Thinking About The Gift

Thinking About The Gift
Image of wheat and asking "What is Your Spiritual Gift?“Every believer has been given at least one Spiritual Gift, by the grace of God, through the Holy Spirit, for the common good.” (1 Cor. 12:7)

All God’s children are gifted by the Grace of God, and not by their own personal effort or qualities (1 Cor. 12:7-11) . . . for the development of the church (Eph. 4:12). Can I believe I have God-given gifts to use in the service of the Lord? Do I wonder what these gifts are, or if I know them, how to use them? I think I may have a talent, or a skill, that I’ve developed and nurtured for my work, or family, or pleasure, but is that the same thing as a spiritual gift? Or is the difference about how and when I apply that gift? If God wants me to use my gift for others and the church, why isn’t this gift obvious to me, or to others who know me? I might recognize another’s giftedness by what I see them doing or saying, so why don’t I easily know my own?

And what about developing my spiritual gift? I’ve heard that, according to God’s design for the world, spiritual growth is the only kind of growth available to me that is unbounded by natural limitations, even death, which ultimately is the fate of all physical, organizational, or collective growth. That sounds like a very satisfying experience. I wonder what type of spiritual growth I need, or how to do it?

If I have a gift (OK, let’s say I do, as that is the promise in scripture), what motivates me to use this gift? Ah, of course, I’ll likely find a strong suggestion of the answer in the bible. I could “start at the top,” with God’s greatest gift to the world, Jesus Christ. But WHY, considering how that turned out for Jesus?

Well, let’s see, according to 1 John 4:8, “God is love,” and “God so loved the world, that he gave his only son, Jesus” (John 3:16), and Jesus said, “As I have loved you, so you must love one another,” . . . and “By your love, all will know you are my disciples,” (John 13: 34-35), and “If you love me, do my will” (John 14:15), and “As you have done to the least ones, so you have done to me,” (Matt. 25:40). Followed by Paul, “. . . what counts is faith expressed through love,” (Gal. 5:6), by James, “Faith without action is dead,” (James 2:17), and by John, “Love not with words, but with action and truth” (John 3:18), I see a very clear direction in the flow of gift responsibility from God to me, and the key to action of my gift use is love. You know other verses of similar instruction like, “Love your neighbor as yourself,” (Mark 30:31).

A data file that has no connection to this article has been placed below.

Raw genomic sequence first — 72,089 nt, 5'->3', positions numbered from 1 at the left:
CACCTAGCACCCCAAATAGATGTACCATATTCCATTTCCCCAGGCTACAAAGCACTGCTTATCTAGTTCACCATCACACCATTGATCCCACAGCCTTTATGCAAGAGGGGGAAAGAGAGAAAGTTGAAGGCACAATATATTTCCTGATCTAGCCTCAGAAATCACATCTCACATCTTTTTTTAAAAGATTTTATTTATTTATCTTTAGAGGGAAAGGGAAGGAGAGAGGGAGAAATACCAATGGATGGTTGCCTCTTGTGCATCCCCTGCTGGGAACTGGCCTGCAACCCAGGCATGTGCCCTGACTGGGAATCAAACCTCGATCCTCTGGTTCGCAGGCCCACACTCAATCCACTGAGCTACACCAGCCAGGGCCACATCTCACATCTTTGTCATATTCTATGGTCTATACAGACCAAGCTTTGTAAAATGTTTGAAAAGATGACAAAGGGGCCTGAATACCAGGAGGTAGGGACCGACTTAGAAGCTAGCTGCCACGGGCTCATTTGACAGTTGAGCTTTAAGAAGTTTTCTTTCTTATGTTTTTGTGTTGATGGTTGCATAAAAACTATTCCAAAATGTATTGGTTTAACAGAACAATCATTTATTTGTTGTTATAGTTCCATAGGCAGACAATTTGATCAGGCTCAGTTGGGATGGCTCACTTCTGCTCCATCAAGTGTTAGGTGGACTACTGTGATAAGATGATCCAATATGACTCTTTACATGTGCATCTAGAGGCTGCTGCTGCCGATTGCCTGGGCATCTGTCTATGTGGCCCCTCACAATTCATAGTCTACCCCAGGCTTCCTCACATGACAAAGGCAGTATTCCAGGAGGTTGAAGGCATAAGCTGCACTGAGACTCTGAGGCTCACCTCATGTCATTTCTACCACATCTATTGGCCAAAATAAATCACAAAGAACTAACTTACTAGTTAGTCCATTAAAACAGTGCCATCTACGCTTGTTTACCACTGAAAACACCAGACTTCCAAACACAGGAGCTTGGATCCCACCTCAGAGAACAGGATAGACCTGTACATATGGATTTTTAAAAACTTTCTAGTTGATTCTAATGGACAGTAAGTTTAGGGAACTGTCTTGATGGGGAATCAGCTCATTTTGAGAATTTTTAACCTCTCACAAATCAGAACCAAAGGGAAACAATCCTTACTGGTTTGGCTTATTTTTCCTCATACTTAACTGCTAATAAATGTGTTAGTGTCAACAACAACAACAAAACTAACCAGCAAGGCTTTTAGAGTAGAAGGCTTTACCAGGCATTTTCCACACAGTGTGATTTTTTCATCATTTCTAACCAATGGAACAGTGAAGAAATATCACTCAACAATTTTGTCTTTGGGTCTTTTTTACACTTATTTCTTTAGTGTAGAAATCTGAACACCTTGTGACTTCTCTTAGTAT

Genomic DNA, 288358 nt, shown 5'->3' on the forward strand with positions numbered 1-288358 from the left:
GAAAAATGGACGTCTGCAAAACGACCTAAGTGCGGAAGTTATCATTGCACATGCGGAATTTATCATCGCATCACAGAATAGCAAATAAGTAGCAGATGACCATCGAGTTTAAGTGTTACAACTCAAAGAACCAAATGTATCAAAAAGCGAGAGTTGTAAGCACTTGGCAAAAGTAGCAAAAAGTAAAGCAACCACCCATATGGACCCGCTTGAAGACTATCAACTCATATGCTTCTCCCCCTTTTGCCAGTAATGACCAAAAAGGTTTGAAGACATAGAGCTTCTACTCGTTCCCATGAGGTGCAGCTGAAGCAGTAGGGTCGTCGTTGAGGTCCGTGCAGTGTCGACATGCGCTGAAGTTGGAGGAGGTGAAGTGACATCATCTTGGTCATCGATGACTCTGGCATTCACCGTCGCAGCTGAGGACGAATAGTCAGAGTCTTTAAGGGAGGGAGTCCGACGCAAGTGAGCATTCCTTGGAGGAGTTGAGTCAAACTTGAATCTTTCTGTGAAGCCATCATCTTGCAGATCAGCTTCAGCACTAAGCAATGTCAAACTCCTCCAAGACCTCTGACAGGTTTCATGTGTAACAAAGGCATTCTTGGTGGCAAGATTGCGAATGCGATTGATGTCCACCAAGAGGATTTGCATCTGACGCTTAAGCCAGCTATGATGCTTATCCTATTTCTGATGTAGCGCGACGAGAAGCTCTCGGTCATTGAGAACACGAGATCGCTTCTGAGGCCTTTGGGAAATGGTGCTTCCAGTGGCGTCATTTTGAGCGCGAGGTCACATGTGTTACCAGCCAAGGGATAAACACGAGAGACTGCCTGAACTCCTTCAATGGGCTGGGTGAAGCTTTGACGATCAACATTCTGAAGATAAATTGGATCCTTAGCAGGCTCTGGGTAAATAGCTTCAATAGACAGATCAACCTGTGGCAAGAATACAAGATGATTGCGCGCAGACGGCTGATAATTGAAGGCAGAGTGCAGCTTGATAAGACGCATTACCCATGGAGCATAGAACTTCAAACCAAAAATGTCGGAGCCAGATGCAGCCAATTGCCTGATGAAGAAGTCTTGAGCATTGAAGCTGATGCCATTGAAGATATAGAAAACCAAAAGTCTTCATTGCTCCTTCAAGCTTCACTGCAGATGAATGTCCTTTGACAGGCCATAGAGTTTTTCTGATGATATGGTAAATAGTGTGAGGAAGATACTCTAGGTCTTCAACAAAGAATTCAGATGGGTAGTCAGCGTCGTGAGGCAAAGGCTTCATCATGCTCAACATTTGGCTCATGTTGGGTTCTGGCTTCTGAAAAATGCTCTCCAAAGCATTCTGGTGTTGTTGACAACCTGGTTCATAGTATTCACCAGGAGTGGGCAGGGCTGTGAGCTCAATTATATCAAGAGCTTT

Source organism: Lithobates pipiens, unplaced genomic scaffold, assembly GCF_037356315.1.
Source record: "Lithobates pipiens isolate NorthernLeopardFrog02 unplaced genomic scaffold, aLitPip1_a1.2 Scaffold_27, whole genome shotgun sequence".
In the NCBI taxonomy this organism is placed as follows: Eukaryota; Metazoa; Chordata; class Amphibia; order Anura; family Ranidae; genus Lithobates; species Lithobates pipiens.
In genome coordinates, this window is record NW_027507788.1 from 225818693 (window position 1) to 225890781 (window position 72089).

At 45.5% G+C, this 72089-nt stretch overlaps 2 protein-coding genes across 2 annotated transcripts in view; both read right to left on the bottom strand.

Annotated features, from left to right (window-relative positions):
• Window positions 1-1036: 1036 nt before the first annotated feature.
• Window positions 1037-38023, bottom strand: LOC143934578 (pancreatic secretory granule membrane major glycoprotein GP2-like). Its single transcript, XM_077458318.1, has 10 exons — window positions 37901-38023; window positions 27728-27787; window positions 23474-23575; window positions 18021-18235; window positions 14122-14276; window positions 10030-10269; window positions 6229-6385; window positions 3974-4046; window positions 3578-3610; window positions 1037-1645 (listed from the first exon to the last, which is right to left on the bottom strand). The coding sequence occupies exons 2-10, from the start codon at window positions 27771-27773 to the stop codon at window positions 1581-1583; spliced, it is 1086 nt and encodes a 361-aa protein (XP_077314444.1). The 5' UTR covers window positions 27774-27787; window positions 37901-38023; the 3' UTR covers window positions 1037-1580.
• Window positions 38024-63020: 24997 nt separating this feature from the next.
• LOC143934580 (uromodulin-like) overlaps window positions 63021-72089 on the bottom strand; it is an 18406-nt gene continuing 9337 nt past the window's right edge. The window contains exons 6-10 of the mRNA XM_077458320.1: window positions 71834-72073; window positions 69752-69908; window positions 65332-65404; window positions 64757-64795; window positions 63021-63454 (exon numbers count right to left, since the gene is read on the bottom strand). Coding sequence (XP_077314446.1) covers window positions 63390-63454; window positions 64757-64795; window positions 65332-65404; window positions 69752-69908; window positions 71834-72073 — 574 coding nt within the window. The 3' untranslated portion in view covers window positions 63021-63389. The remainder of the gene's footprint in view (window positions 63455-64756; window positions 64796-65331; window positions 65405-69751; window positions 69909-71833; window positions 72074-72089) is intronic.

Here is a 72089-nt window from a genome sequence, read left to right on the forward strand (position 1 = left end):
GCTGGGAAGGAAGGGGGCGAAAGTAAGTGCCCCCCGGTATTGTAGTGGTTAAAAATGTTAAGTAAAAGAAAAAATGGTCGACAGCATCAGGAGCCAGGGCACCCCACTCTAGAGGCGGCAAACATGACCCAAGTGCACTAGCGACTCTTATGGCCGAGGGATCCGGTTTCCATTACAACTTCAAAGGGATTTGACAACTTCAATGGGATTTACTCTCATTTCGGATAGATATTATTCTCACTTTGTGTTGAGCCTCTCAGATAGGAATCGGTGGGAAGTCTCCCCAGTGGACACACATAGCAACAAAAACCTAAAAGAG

With that kind of support, now I must find out what my gift(s) may be. How wonderful is God’s provision for my need that our church is sponsoring a Spiritual Gifts Assessment series in November! And it is available to all of us, so won’t you join me in this spiritual discovery? What might be the amazing potential for service in our community if all God’s people in this congregation knew, grew and poured out their gifts in love of others? We’ll meet November 20, either after the first service, or after the church luncheon. Put it on your calendar, especially to eat, then “get gifted.”

After a short orientation session on spiritual gifts, the large group will split into small groups, facilitated by trained leaders, for the discussion, assessment and naming of the specific giftedness of each person. Groups can be naturally (affinity/geography/etc.), or randomly, assembled, as the body decides. Following that revelation, or confirmation, of each person’s gift(s), each group will plan their next gatherings to discover our unique spiritual styles, to enable us to recognize our way of working our gifts, and then our specific fruit of the spirit, to determine where we are to start in the use of our own gifts.

This series is an outgrowth of PUMC’s collected experience with the Natural Church Development work, which is being applied now at the individual church attendee’s level. As the NCD resources used are copyright protected, a small fee/donation for our personal book and testing materials (~ $10) is needed.

Jeff Ransom, Lay Leader